Scenesse activates the production of melanin – the skin's natural defence against ultra-violet light – to protect patients against sun-related diseases. It is used to treat erythropoietic protoporphyria (EPP) – a rare genetic disorder that causes burns after brief exposure to light. The drug is a slow release implant, the size of a grain of rice, and it is estimated that patients need about six implants per year, ongoing, to be protected permanently.
It made its first revenues in 2016 but there are still no sales people, with the drug directly distributed to hospitals. The company's Australian headquarters in Queen Street, Melbourne house a small team of 10 to 12 people who work in finance and regulation.

Stock on a tear, despite red flags
A curious cast of characters and a bumpy history are just some of the red flags people in the market are examining around Clinuvel. But while they do some other investors, and the CEO, are doing very well.
According to the group's latest remuneration report Wolgen was paid $2.3 million in 2017-18 including 207,097 performance rights, up from $1.6 million the year before. In fiscal 2018, Wolgen was also given a €500,000 ($794,000) cash bonus as Clinuvel reached an accumulative €10 million in sales from self distribution of its product.
Hasler, who is a board member of the German Association for Financial Analysis and Asset Management, says Wolgen "deserves all the money he gets" for running a "spectacularly successful company".
Several fund managers say Clinuvel's incredible run is an example of a company being boosted on the back of index and quant funds' buying, without any real good news to propel the stock higher.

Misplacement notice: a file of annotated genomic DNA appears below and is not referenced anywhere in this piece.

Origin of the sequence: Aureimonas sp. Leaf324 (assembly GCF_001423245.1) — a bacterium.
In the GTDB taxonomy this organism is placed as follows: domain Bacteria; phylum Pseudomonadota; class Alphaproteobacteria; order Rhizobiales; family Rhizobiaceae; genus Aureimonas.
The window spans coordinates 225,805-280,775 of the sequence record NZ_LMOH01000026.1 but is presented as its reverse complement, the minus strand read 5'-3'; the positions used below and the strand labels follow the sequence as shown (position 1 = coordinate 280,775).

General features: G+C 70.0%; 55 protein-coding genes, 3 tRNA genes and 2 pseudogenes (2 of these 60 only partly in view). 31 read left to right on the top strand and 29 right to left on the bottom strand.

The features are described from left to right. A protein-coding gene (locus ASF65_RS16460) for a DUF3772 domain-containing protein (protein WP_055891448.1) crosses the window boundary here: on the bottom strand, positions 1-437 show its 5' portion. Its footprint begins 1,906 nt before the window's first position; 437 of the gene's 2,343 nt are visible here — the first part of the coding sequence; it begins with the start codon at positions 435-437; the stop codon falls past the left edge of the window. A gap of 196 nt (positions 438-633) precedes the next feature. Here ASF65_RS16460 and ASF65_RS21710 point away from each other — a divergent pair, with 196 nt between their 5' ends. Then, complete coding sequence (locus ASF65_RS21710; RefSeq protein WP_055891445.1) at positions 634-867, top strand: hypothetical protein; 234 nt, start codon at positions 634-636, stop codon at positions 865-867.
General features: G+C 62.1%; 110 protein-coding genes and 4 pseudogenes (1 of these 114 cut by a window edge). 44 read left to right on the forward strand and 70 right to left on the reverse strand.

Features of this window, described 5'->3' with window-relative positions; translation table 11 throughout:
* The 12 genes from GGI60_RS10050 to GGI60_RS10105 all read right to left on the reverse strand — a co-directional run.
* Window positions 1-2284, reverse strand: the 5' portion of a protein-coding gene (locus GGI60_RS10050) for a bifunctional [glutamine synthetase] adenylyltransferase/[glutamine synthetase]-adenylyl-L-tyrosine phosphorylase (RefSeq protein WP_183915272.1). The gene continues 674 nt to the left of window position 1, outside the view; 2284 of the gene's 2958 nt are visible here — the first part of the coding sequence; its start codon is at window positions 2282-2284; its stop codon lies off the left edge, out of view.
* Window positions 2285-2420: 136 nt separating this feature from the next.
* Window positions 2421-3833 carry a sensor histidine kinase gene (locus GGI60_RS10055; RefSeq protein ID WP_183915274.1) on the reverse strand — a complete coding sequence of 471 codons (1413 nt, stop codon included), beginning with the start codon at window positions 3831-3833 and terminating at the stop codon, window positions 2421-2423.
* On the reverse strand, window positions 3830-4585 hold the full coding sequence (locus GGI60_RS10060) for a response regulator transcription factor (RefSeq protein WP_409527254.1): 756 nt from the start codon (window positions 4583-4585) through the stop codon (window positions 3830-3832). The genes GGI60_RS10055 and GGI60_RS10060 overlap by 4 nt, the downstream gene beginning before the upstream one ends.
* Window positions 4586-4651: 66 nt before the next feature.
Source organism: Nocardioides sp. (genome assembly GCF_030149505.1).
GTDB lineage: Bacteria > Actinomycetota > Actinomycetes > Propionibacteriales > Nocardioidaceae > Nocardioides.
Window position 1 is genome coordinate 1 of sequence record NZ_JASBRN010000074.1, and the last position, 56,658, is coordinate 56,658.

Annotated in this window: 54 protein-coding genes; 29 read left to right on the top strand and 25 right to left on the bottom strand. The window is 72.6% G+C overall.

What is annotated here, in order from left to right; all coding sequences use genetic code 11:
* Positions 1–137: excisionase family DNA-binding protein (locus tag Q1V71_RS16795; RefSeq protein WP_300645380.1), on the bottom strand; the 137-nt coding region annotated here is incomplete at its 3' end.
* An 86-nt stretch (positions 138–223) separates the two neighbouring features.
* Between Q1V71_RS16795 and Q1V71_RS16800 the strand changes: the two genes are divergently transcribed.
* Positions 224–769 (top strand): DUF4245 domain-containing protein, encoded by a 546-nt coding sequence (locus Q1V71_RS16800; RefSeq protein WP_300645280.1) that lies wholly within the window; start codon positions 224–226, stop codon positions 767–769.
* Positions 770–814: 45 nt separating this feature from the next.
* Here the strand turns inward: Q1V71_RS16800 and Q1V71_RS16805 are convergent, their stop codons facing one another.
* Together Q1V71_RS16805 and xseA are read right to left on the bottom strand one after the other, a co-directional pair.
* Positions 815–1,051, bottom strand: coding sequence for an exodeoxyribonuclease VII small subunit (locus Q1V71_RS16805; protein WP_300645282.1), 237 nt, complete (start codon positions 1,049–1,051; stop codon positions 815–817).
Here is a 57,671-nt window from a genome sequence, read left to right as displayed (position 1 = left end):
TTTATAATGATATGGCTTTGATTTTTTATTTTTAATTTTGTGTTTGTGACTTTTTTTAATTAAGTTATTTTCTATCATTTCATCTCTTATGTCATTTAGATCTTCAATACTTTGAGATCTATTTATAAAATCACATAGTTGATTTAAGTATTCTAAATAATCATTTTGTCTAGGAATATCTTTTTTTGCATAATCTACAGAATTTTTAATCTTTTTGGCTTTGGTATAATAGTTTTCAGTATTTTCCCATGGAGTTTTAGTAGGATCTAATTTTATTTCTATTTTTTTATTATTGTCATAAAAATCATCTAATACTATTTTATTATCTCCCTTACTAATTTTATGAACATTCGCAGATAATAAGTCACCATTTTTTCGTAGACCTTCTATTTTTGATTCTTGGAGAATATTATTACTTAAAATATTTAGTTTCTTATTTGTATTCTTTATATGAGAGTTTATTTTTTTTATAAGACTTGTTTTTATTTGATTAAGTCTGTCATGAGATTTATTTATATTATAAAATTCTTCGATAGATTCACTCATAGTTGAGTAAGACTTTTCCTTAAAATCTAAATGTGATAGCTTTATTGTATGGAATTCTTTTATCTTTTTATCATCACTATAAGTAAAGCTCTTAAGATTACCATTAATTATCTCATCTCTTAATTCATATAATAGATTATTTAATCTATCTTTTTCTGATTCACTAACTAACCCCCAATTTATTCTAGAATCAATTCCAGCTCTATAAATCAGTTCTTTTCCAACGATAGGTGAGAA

"You have forced demand when the index funds start buying," says one fund manager who knows the stock. "Momentum comes, then quant funds start buying. And the market cap keeps growing. Then it goes ASX 200, and these stocks just go on a long-dated monster rally."

Since taking over as CEO, Wolgen – who was born in France, nearly became a professional soccer player before training as a facial surgeon and later working in financial markets – has had plenty on his plate.
He has pivoted the company away from its cosmetic roots and defended Clinuvel from a $95 million takeover tilt in 2014 by US-giant Retrophin which was then led by notorious hedge fund investor Martin Shkreli.
Now Clinuvel has some key milestones coming up. Management has been pressing the flesh with investors – at the Goldman Sachs conference on April 3 in Sydney, before heading to London and New York – ahead of July 8, when it will hear if its key product, Scenesse, will be approved by the Food and Drug Administration in the US.

According to Clinuvel it is estimated that between 5000 to 10,000 individuals worldwide have EPP. With approvals so far in Europe Clinuvel has only touched the surface of this. While Wolgen would not disclose the number of EPP patients treated with Scenesse, he says it is increasing about 25 per cent a year.
Wolgen is also hopeful one day the drug can be used to treat other skin diseases.
But getting reimbursement for the treatment is proving to be difficult for the company in Europe. Reimbursement is the coverage of the cost of medicines by a public payer (such as social health insurance or a national health service).
When payers set the price they are willing to pay too low, or even decline to reimburse at all, this can spell trouble for drug developers.
On average, the cost per treatment with Scenesse is about €70,000. Clinuvel is mid-appeal of the decline of reimbursement for the product by the UK's National Health Service. The Norwegian government also declined reimbursement.
"Getting regulatory approval is all well," says Wolgen, who lives in Singapore where Clinuvel has labs.
"But real battle is fighting and vying for the drug price, among another dozen companies who hold up their hand. Society will need to pay for innovation. Some countries have no issue with it and some countries resist this."